Freshman English College Algebra Toddler non Traditional Students

When you first start college, it can be a little nerve racking. You are unsure of who you are going to meet and what the teachers are like. This feeling is with any first time college attendee whether you are 18, 30 or older. For the older non-traditional generation, the feeling is even more so nerve wracking. Why? Chances are many of those kids sitting in your Freshman English or College Algebra class are near the 18 years of age range.

It just so happens that was me nearly 10 years ago nerve racked and unsure if going to college would be all it was cracked up to be. After all, I was a mother and full-time university housekeeper. How would I pull off being a part-time student with homework to boot in with a bunch of 18 year old underclassmen?

I didn’t know who I would meet, if I would become friends with any of them. After all, I was 22 years old when I started college. I had a toddler and husband at home that were waiting for me to come home and feed them. How would I handle the stress of it all?

However, it took just one professor and two fellow non-traditional students to see that I didn’t feel so out of place anymore. After all, these fellow students were there for the first time themselves. One student named Misty Adams was in my Developmental Algebra class. Like me, she didn’t pass her ACT Math section with flying colors. The second student was in my Freshman English class. His name is James Stacey. How I met him happened to be through an assignment we had to do in class.

This professor, I believe his name was Mr. Kitterman, asked us to write a short paragraph about who we were. While everyone was naming who they were, I decided to go a different route. This caught James’ attention and his eye. For my paragraph I wrote that my name was not important but who I was was. I was a wife for the past three years and a mother to a three year old toddler. If they looked for me, they’d find me in the crowd by looking down and for the child sitting on my hip. I ended up with an A for the paragraph and an A for the entire semester. (In fact, for Mr. Kitterman’s class, I never received anything less than an A.)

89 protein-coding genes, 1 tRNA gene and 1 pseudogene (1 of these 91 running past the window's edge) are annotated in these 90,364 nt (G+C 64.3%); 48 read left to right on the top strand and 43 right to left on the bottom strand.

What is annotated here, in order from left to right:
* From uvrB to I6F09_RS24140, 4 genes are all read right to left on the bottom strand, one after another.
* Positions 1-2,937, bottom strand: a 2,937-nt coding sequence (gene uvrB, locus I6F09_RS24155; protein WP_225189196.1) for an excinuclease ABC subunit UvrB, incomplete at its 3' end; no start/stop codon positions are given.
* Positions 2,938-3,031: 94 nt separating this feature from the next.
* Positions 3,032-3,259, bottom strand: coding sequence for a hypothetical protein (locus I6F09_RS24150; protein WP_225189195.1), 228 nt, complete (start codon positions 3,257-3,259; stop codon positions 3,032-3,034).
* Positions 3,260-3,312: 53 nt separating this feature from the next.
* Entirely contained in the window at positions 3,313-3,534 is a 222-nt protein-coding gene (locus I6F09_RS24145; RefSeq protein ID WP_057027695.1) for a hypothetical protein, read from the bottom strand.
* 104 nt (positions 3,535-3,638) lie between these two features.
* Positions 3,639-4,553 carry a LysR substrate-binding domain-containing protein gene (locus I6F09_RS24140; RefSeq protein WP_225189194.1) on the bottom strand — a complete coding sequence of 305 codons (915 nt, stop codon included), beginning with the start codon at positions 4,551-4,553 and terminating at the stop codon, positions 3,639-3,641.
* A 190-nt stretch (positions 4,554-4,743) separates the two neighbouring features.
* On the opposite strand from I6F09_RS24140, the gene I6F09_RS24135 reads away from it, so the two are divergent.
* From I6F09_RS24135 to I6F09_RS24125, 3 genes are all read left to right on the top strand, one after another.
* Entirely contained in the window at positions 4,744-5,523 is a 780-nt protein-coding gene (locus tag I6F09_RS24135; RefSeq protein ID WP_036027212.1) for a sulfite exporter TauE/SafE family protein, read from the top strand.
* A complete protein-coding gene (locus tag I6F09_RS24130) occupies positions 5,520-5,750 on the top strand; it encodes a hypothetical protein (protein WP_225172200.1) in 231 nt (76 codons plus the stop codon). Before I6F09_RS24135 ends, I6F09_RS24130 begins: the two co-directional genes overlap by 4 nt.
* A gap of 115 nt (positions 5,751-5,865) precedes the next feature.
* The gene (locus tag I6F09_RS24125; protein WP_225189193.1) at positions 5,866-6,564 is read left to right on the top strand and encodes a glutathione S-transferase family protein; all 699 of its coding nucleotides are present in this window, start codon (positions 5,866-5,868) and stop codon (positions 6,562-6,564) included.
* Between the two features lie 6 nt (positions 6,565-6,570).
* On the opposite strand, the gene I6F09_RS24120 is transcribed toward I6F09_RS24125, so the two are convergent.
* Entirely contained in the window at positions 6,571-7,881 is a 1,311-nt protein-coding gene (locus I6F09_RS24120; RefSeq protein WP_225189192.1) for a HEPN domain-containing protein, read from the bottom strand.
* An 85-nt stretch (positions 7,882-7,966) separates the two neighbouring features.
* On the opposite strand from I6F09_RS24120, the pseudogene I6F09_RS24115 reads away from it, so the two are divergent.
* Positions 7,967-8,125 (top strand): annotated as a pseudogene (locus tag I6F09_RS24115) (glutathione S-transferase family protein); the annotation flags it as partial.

While I already knew I wanted to be a writer it was his enthusiasm that encouraged me to stay with it. I worked as hard as I could despite several life-changing developments. I got divorced a year later from my husband and became a single mom, living on the campus. I had been sexually assaulted by someone I knew and had worked with. I was placed on academic warning then on academic suspension. Thanks to some very kind ladies that worked with the university, I was reinstated to college very quickly and worked to stay off academic warning the rest of the time.

I chose to be a stay at home mom while going to college, living off my student loans and having very little money to spend on Christmas items. My ex husband wasn’t paying child support. I hated it but I went on food stamps and was able to receive HUD for my campus housing. It wasn’t the life I wanted but I was working to that right?

James, Misty and I stayed in constant contact the entire time I was in college. Misty eventually married and had to drop out and James decided to go back into the Air Force/Army. Yet, I remained a college student. During this time, James was my rock especially during the whole divorce fiasco and I eventually dubbed him the title Godfather for my son David.

In 2003, I was to graduate. I was just a 20 or so credits from graduating in Dec. 2003. How bittersweet it would be. I had been going to school for over five years and each summer I would continue going to get out of there faster so I could get off the welfare system faster. It wasn’t something I was proud of but what else could I do? I knew if I worked, my grades would suffer. I wasn’t and never have been a Straight A student even in high school. I mean I graduated with a GED in 1993.

I had fallen in love with James but realized that he wasn’t ready for me. As bittersweet as it was, I decided that I needed to move on with my life. This realization convinced me that I had to buckle down and get ready for that big, bad real world once more. I had been a college student/mom for far too long.

Was my college life well worth the end result? I believe it was. After all, I did graduate in Dec. 2003 with a Bachelor of Science degree in Journalism with a high 2.7 GPA. I ended up marrying a man I hated only four years earliersomeone I knew from my ex husband and today, we have a son named Talon together.

Yet, I think my best moment came the day I graduated. My family was there, Gary was there, James was there, my best friends Barbara and Misty were able to come and Vicki White (the person who helped me to stay in college) had also attended. The one person I wanted to see me graduate was my son David.. who was 9 years old and very impressionable. As I was walking across the stage, he yells out, “That’s my momma graduating it.” A little embarrasing but well worth it in the end. He now wants to go to college.

It doesn’t matter if you are 18 years old or a 45 year old balding male, trying to make a better life for yourself. If you feel the need to go to college, do not let nerve racking jitters stand in your way. Go to college and turn your life around. It may be one of the best things you do.